Understanding Your Connection With A Virtual Community

Be on your way to build meaningful online relationships.

It takes a special understanding of the internet to establish and maintain an online reputation. What we do in our everyday lives - actively listening, engaging with a community, and setting realistic goals all have an online equivalent. Let’s take a look at how to understand the internet to form some cool relationships and provide value with content.

 

Active Listening

Understanding begins with listening. The most helpful tip to listening is to be fully present. Straying from the present moment can be a wandering mind mid-conversation, distraction from a train of thought, or simply giving full eye contact. Active listsening is a simple process, easier said than done.

The same goes for listening online. Social listening involves lsitenign to conversations involving you and/ or your brand occurring on different social media platforms. The first stage of online social listening is comprised of four stages:

1. Monitoring – overseeing all mentions of your brand

2. Filtering – Is the brand mention positive, neutral, or negative?

3. Analysis – decidingwhat kind of response is required (also called Sentiment Analysis or Opinion Mining)

4. Action - Engaging in the conversation through comment, message, etc.

 

Virtual Communities

Virtual communities are the hip, happenin’ online spaces where your niche/ tribe/ target audience spends the most time on. Virtual communities take many different shapes and forms. It can be a general social media platform like Facebook. Or virtual communties can spring from a uniting hashtag on Twitter like it did with the #MeToo movement. Your audience may also be engaging on a certain online forum or subReddit board.

It’s here where you will be putting your active listening skills to work. To know how to deliver value to your audience, go where they go to find out what topics they are curious about, what causes they are passionate about, and the hot trends they are talking about.

Remember to not just listen, but actively listen! Strategically engaging in conversation will boost trust in your brand and help you be seen as an authority by your community.

 

Online Reputation Goals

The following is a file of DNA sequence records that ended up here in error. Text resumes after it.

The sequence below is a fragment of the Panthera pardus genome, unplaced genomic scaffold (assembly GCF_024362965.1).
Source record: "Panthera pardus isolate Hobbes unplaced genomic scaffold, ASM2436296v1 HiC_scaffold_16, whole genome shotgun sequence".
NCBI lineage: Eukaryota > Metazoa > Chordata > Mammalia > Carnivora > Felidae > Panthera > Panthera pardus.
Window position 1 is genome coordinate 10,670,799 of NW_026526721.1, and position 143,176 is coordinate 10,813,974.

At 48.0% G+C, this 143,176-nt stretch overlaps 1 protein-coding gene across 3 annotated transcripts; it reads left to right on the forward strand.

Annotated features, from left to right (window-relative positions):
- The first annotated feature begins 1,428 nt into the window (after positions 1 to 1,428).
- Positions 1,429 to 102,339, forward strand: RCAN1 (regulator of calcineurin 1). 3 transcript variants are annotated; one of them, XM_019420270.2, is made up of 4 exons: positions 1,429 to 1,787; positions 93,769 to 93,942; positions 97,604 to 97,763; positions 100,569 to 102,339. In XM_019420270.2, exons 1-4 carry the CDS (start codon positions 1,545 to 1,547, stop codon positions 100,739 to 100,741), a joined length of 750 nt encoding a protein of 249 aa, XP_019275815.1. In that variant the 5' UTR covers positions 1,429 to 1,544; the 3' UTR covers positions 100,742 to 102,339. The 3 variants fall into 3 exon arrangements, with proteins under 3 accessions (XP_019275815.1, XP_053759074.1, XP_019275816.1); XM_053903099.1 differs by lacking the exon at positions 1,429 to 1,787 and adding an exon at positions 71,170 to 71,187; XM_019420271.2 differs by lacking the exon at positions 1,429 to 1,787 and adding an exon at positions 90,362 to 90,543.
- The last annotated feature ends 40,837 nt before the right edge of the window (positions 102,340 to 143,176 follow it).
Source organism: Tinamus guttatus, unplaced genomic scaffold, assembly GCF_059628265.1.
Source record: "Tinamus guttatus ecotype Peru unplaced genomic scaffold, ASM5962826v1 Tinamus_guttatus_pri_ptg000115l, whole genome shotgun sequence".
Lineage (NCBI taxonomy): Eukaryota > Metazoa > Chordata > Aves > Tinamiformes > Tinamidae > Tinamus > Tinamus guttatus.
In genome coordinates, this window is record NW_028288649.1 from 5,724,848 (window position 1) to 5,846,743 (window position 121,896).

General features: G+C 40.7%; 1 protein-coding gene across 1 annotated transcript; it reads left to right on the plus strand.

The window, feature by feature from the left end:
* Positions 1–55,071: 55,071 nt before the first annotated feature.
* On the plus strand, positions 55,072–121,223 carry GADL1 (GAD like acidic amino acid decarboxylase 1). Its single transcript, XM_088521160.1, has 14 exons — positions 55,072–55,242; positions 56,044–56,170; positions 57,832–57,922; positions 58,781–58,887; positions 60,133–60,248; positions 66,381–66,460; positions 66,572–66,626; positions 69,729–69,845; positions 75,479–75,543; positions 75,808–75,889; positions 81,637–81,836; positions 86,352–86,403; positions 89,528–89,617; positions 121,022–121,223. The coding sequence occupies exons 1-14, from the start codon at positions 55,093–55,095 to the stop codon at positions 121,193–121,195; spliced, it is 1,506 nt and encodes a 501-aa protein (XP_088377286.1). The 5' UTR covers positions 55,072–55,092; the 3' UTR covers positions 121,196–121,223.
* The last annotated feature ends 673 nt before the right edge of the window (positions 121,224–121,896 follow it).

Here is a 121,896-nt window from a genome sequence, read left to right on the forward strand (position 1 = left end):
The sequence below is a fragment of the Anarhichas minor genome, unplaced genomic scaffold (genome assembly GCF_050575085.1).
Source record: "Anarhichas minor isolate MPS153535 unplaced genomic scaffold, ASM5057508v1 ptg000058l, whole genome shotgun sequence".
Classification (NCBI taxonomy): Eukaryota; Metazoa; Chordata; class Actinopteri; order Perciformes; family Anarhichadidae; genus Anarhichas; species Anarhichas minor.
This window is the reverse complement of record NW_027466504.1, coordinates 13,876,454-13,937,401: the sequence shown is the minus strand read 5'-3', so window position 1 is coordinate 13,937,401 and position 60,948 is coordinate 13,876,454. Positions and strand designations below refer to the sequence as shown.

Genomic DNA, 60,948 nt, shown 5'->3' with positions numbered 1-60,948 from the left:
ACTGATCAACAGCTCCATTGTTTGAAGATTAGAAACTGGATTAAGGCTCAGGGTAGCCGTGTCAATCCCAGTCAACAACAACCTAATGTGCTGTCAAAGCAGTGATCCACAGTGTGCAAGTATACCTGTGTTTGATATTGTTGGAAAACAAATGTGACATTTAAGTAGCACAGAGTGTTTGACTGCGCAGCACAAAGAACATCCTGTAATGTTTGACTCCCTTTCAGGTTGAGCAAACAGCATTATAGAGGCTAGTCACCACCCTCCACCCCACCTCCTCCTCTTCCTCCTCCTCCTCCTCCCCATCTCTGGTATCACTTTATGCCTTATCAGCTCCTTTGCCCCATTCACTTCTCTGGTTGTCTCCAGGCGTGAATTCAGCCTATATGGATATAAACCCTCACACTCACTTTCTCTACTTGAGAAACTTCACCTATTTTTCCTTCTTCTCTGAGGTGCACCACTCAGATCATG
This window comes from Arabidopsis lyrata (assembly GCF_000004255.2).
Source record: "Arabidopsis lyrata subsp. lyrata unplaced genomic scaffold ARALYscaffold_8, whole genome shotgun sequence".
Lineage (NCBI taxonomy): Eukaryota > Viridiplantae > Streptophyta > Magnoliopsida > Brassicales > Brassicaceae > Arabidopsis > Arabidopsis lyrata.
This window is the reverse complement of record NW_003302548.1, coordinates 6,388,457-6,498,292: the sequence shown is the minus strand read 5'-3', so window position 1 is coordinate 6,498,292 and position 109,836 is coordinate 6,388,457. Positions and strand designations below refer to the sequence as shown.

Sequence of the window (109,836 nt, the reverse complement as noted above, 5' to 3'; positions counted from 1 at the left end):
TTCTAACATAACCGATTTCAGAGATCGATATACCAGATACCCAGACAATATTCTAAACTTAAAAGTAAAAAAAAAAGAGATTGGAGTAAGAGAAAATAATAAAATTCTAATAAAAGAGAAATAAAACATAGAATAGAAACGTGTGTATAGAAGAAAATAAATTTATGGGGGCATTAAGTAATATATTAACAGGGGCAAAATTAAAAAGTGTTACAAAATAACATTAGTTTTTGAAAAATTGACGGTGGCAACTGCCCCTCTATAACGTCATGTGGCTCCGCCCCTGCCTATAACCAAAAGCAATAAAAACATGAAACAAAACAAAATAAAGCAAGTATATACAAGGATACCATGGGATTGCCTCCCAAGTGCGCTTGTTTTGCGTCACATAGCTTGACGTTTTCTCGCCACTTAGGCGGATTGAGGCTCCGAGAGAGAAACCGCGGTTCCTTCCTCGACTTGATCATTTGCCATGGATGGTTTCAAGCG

Now that you’re listening and getting to know your audience pretty well, what are you going to do with all this information? This is where you consult your online reputation goals – the time-bound benchmarks for your online reputation that will help increase your bottom line. Afterall, there is no point (other than stroking your own ego) of amassing 30,000 Facebook Fans if they do not convert into paying customers.

Online Reputation expert, Andy Beal, suggests a simple 3x30 method:

30 Days – what are your reputation goals for the next 30 days?

[example] our CEO is being attacked in a particular forum. We need to join the conversation, put out fires, correct inaccuracies, and stop the attacks from continuing.

30 Weeks – what are you reputation goals for the next 30 days?

[example] we need to start positioning our CEO as a thought leader in our industry by publishing 10 blog posts shes has authored, building a Twitter following of at least 2,000 fans that support her, and improving what shows up on the first page in Google when you search her name.

30 Months – you guessed it, what are your reputation goals for the next 30 months?

[example] we plan to have our CEO featured as a trusted source for print and TV news outlets. All negative search engine results will be pushed beyond the first three pages and she will speak at three conferences during the year

 

{ijseo_redirect id=117}

Do you want to see results sooner and build an audience faster than you currently are? Consider adding a Swomi Flyer to the tips and tricks you just learned. Swomi Flyers automatically direct a curated audience to your blog or website. Contact us here to learn more.